Credit: There are several facets to credit. Usually in auto financing, it’s used to refer to your credit history or credit score, which is a record of how you manage debt and is used by financial institutions to determine whether or not you should be approved for a loan.
Depreciation: The amount by which a vehicle’s value decreases over time. New vehicles depreciate faster than used vehicles.
Down Payment: The amount of money you pay for a vehicle up front. A larger down payment will result in lower monthly payments, due to the fact that you’re reducing the amount of money you owe on the vehicle.
Equity: If you owe less than the total value of a vehicle, you have positive equity in that vehicle.
Incentives: Find out what incentives you qualify for! Recent college grads get discounts from a lot of automakers, including Nissan, and being in the armed services will get you a discount pretty much anywhere.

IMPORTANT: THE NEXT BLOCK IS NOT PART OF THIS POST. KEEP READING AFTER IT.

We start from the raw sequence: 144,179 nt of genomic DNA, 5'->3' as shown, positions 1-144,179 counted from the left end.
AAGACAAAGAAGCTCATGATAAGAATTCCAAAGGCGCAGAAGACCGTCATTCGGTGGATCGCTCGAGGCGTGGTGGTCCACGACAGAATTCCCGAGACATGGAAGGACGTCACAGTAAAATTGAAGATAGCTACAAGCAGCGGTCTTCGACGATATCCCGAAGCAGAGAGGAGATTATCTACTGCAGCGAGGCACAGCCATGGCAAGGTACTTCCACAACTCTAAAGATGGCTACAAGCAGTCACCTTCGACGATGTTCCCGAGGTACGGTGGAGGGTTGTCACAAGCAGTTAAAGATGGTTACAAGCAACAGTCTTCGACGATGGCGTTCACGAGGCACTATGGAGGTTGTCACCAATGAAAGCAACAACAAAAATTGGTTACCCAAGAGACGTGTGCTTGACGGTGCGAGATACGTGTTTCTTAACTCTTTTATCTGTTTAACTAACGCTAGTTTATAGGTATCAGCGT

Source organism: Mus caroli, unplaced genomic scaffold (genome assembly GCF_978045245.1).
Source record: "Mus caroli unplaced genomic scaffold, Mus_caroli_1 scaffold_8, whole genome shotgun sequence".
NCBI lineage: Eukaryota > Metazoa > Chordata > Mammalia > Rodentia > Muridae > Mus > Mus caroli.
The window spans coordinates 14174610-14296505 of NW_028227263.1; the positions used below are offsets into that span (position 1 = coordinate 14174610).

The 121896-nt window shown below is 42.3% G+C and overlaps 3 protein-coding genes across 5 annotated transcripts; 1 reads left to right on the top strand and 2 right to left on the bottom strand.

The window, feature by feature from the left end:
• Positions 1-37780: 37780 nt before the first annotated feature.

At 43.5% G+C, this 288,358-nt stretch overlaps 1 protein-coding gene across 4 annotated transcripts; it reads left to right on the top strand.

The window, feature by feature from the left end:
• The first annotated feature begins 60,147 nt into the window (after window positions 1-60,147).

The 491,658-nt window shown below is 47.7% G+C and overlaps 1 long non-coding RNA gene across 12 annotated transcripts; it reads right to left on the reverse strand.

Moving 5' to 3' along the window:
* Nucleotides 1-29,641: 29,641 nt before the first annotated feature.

Interest: Usually expressed as an annual percentage rate, interest is the amount of money charged to a borrower to compensate for a loan. This is how lenders make money off of car loans.
MSRP: Stands for “manufacturer’s suggested retail price.” Dealers are free to use this as a guideline; the actual price may be higher or lower than the MSRP.
Title: A document that proves your legal ownership of a vehicle.
Trade-In Value: When purchasing a new vehicle, you can trade in a used one and put the value of the old vehicle towards the new one. The old vehicle’s trade-in value is used to determine how much you still owe.